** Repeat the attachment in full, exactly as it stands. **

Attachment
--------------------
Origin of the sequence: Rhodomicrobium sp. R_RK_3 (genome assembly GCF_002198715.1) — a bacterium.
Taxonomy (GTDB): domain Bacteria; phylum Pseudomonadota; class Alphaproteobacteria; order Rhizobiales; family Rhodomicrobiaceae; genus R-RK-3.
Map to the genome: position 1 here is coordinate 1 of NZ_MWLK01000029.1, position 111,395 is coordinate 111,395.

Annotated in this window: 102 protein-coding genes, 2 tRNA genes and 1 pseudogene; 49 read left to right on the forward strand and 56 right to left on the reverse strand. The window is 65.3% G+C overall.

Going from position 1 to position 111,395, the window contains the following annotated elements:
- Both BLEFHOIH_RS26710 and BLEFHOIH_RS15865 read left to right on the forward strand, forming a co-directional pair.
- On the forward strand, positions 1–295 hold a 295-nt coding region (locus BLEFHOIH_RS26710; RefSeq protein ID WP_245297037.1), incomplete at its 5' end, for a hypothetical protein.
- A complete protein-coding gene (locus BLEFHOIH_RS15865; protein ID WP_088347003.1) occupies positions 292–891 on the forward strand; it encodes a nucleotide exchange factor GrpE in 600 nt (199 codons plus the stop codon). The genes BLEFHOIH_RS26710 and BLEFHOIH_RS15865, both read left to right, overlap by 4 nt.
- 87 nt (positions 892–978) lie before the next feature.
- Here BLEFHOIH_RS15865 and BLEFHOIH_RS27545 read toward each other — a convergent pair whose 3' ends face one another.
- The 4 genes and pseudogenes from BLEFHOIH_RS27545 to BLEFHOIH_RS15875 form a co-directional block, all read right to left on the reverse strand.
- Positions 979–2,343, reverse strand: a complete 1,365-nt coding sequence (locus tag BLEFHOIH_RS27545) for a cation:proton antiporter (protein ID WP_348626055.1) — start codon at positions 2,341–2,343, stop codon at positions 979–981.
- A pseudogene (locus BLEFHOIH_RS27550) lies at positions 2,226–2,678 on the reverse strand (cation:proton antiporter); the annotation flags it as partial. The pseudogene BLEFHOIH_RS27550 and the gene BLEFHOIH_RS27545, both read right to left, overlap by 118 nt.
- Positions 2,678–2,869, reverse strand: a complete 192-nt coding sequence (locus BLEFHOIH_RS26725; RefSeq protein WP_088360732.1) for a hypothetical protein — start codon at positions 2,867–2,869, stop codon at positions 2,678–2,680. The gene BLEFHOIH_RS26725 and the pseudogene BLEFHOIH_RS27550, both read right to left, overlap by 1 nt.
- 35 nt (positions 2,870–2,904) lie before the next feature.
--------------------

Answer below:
Origin of the sequence: Rhodomicrobium sp. R_RK_3 (genome assembly GCF_002198715.1) — a bacterium.
Taxonomy (GTDB): domain Bacteria; phylum Pseudomonadota; class Alphaproteobacteria; order Rhizobiales; family Rhodomicrobiaceae; genus R-RK-3.
Map to the genome: position 1 here is coordinate 1 of NZ_MWLK01000029.1, position 111,395 is coordinate 111,395.

Annotated in this window: 102 protein-coding genes, 2 tRNA genes and 1 pseudogene; 49 read left to right on the forward strand and 56 right to left on the reverse strand. The window is 65.3% G+C overall.

Going from position 1 to position 111,395, the window contains the following annotated elements:
- Both BLEFHOIH_RS26710 and BLEFHOIH_RS15865 read left to right on the forward strand, forming a co-directional pair.
- On the forward strand, positions 1–295 hold a 295-nt coding region (locus BLEFHOIH_RS26710; RefSeq protein ID WP_245297037.1), incomplete at its 5' end, for a hypothetical protein.
- A complete protein-coding gene (locus BLEFHOIH_RS15865; protein ID WP_088347003.1) occupies positions 292–891 on the forward strand; it encodes a nucleotide exchange factor GrpE in 600 nt (199 codons plus the stop codon). The genes BLEFHOIH_RS26710 and BLEFHOIH_RS15865, both read left to right, overlap by 4 nt.
- 87 nt (positions 892–978) lie before the next feature.
- Here BLEFHOIH_RS15865 and BLEFHOIH_RS27545 read toward each other — a convergent pair whose 3' ends face one another.
- The 4 genes and pseudogenes from BLEFHOIH_RS27545 to BLEFHOIH_RS15875 form a co-directional block, all read right to left on the reverse strand.
- Positions 979–2,343, reverse strand: a complete 1,365-nt coding sequence (locus tag BLEFHOIH_RS27545) for a cation:proton antiporter (protein ID WP_348626055.1) — start codon at positions 2,341–2,343, stop codon at positions 979–981.
- A pseudogene (locus BLEFHOIH_RS27550) lies at positions 2,226–2,678 on the reverse strand (cation:proton antiporter); the annotation flags it as partial. The pseudogene BLEFHOIH_RS27550 and the gene BLEFHOIH_RS27545, both read right to left, overlap by 118 nt.
- Positions 2,678–2,869, reverse strand: a complete 192-nt coding sequence (locus BLEFHOIH_RS26725; RefSeq protein WP_088360732.1) for a hypothetical protein — start codon at positions 2,867–2,869, stop codon at positions 2,678–2,680. The gene BLEFHOIH_RS26725 and the pseudogene BLEFHOIH_RS27550, both read right to left, overlap by 1 nt.
- 35 nt (positions 2,870–2,904) lie before the next feature.